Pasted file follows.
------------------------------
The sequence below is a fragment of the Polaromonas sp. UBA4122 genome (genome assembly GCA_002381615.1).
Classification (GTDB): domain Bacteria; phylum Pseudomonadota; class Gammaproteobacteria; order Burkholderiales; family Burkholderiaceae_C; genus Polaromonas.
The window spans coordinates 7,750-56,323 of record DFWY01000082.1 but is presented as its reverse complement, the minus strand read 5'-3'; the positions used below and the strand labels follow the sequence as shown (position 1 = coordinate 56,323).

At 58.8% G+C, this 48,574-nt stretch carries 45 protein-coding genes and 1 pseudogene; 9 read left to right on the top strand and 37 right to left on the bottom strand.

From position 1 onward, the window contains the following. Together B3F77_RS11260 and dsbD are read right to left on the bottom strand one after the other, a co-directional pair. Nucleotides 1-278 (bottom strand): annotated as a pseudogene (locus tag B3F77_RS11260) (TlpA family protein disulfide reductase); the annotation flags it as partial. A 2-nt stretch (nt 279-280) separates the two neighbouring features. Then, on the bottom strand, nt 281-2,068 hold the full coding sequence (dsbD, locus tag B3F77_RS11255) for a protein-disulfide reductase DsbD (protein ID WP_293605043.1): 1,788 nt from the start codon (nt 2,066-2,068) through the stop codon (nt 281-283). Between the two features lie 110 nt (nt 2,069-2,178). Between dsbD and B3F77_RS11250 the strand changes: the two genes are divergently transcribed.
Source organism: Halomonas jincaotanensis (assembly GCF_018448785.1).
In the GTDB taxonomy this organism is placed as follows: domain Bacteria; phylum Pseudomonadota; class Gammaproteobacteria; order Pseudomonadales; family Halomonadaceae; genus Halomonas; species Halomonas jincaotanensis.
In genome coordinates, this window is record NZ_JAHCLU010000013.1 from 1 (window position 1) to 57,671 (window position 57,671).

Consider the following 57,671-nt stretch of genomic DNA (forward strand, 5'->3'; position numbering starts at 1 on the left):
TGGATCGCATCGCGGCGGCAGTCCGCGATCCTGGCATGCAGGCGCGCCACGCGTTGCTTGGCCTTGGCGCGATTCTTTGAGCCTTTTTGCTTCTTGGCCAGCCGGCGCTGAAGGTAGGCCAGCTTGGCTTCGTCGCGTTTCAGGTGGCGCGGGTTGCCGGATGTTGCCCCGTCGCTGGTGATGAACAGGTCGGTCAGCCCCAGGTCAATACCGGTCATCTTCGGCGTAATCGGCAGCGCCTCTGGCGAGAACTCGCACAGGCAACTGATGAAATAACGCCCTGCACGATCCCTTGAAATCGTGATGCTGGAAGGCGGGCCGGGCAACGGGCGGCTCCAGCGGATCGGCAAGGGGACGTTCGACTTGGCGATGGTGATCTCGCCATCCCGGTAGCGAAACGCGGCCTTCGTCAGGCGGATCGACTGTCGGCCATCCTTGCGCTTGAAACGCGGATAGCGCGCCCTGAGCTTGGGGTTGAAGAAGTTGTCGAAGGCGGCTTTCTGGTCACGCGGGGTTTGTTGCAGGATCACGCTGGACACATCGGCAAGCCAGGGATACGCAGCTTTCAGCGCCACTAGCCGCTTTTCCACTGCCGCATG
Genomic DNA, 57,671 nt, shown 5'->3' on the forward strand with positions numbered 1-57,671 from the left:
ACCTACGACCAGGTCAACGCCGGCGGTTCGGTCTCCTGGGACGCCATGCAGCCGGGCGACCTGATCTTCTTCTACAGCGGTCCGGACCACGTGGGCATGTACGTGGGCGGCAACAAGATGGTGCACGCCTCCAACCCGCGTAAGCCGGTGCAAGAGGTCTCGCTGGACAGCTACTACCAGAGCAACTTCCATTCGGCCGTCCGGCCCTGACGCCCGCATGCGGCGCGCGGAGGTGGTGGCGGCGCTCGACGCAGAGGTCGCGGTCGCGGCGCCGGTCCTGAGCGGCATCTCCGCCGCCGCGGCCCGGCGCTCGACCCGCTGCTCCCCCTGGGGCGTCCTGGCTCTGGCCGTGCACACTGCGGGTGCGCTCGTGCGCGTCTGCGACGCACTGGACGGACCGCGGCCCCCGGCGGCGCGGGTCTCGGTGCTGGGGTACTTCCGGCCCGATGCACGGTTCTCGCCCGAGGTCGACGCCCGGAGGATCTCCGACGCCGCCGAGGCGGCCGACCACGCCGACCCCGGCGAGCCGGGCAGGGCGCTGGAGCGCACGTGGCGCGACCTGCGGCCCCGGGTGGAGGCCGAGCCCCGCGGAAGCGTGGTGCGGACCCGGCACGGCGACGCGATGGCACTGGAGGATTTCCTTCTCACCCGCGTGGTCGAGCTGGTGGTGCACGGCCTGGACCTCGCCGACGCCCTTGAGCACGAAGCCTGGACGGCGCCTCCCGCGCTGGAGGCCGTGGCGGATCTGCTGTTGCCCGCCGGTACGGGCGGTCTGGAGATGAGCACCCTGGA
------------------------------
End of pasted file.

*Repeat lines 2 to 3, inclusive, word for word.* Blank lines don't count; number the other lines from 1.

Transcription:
Classification (GTDB): domain Bacteria; phylum Pseudomonadota; class Gammaproteobacteria; order Burkholderiales; family Burkholderiaceae_C; genus Polaromonas.
The window spans coordinates 7,750-56,323 of record DFWY01000082.1 but is presented as its reverse complement, the minus strand read 5'-3'; the positions used below and the strand labels follow the sequence as shown (position 1 = coordinate 56,323).